Sustainable tourism - Boston Colonnade
- Dec 03, 2010
Nestled in the heart of the fashionable Back Bay neighborhood of Boston lies the Colonnade Hotel. Reading its website you will find it described as “an exceptional experience for savvy travelers in search of something different”. The “something different” that the website refers to is perhaps its “tantalizing French cuisine” or the “roof top pool”.
However I have found that there is something else “different” about this hotel which it doesn’t shout about on its website. The Colonnade Hotel has undergone an ambitious, $25 million (USD), “greening” campaign to reduce the environmental impact of the hotel. It has been so successful that in three years it has cut electricity and gas consumption by 25% and water by 19%.
I was so impressed when I read about this that I rang our head of Sustainability at Virgin Holidays, who told me that this was in fact one of the hotels that Virgin Holidays sends its customers to. Great, I thought, this can be the subject of that sustainability article my manager wants me to write for Virgin.com’s People and Planet section, where we plan to start show casing Virgin companies’ sustainability work.
After speaking with Christopher Lynn (Director of Sales & Marketing) and Keith Alexander (Head of Property Operations) I learnt that the first thing the hotel did was back in 2006, when the owner Ronald Druker decided to replace all the windows in the hotel. It was a huge and costly undertaking. However the thermo-pane insulating glass panels reduced electricity use by approximately 82,000 kilowatt hours (kWh) annually.
The driving force behind the environmental push has been David Colella, who is famous in Boston for being the longest serving hotel manager, (now in his 17th year!). In 2004 David started pushing for the hotel to improve its efficiency and reduce its impact. The hotel staff were very supportive, none less than his Head of Property Operations Keith, who lead the charge with his careful and measured approach. Every decision he made was analysed and scrutinised to the nth degree, so as to determine the capital costs and the pay back period.
An example of Keith’s careful and measured approach was how he chose which low energy light bulbs to use. Before he committed to one type he bought 50 different makes and filled his office with them; comparing the light they cast and their energy consumption. He then secretly started changing light bulbs around the hotel and waited to see if any staff or customers commented. He knew when he had found the right bulb when no one even noticed it was low energy.
There’s not enough room here to list all the changes that Keith has implemented (the document he emailed me was five pages long!) However their new additions range from: light sensors and energy star rated equipment to smart cars and waterless urinals. And as people always love numbers when talking about sustainability here are some to satisfy your appetite:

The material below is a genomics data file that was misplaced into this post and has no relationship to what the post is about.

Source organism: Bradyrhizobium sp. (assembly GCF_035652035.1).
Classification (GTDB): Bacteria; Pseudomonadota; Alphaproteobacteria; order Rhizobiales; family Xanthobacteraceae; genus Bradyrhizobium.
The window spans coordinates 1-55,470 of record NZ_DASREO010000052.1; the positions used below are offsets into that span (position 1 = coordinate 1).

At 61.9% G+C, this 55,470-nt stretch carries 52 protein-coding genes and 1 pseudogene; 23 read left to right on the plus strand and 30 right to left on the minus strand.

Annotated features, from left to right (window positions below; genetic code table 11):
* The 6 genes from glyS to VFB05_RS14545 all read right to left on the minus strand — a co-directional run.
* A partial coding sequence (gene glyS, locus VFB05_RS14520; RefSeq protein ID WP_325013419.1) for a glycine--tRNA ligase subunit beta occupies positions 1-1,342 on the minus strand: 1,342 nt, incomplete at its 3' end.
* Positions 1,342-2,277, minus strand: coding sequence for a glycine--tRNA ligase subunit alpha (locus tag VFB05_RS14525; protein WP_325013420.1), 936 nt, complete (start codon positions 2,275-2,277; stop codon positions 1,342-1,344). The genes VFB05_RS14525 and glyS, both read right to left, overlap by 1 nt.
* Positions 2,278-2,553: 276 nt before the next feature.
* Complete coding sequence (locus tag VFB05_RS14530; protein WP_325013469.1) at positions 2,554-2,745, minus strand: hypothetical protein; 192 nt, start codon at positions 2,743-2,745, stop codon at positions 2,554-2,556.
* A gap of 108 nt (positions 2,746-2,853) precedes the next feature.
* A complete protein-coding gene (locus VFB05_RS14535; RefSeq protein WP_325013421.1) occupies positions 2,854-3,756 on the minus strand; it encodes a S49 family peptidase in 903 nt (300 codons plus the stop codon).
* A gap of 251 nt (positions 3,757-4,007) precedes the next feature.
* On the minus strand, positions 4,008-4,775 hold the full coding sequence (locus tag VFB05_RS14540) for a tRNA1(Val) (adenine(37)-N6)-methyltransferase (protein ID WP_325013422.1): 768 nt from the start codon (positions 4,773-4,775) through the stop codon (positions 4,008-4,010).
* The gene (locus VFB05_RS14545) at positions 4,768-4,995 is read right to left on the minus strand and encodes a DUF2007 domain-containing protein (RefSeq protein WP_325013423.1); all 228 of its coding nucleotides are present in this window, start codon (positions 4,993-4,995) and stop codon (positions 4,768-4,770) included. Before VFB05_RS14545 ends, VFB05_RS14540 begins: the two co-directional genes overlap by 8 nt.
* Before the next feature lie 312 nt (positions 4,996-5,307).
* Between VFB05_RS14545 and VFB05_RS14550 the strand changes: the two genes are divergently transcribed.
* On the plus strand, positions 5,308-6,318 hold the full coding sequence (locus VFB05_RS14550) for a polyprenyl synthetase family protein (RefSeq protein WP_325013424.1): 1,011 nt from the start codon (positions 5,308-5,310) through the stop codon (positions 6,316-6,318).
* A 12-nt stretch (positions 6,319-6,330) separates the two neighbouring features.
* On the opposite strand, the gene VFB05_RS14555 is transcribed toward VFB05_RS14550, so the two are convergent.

• The Guestroom Energy Management System Installation reduced annual electricity use by 455,088 kWh annually.
• Low flow shower heads reduced water use by 1,125,000 gallons annually.
• Installing new energy efficient lighting throughout the hotel saved 295,000 kWh annually.
• The Recycling Programs removed 85 tonnes of recyclables from their waste stream in the 3 years.
Keith explained that although they have done all the ‘easy’ stuff now, there is still scope for improvements. Also as new technologies come onto the market more opportunities arise. For example recently they retrofitted all the rooms’ air conditioning units with new efficient motors. Then after only two years they had to repeat the whole procedure, because a new model had come on the market which used 80% less energy! Although this was a huge inconvenience it is projected to save them 726,000 kWh of electricity every year.
My favorite however was their adoption of chemical free cleaning. They now have a machine which is called an electrolyzer, which ionises salt water (either with electricity or magic I can’t remember what he said) to create an acid which is toxin free and able to clean everything – I know what I’m going to ask Father Christmas for!
I asked Christopher and Keith whether they thought their environmental credentials were a differentiator for their customers. They said that although they have noticed their guests getting more interested that is not why they are doing it. “Whether it becomes a differentiator to customers or not doesn’t matter to us, we’ll proceed with 100% effort on our green initiatives, because we believe it is the right thing to do”.
And it’s because of this shared sentiment that Virgin Holidays is proud to partner with hotel like the Colonnade who prove that sustainability goes hand in hand with offering the best holidays in the whole wide world.
To find out more about how Virgin Holidays promotes and encourages sustainability, visit Virgin Holidays or contact the Responsible Business Team: firstname.lastname@example.org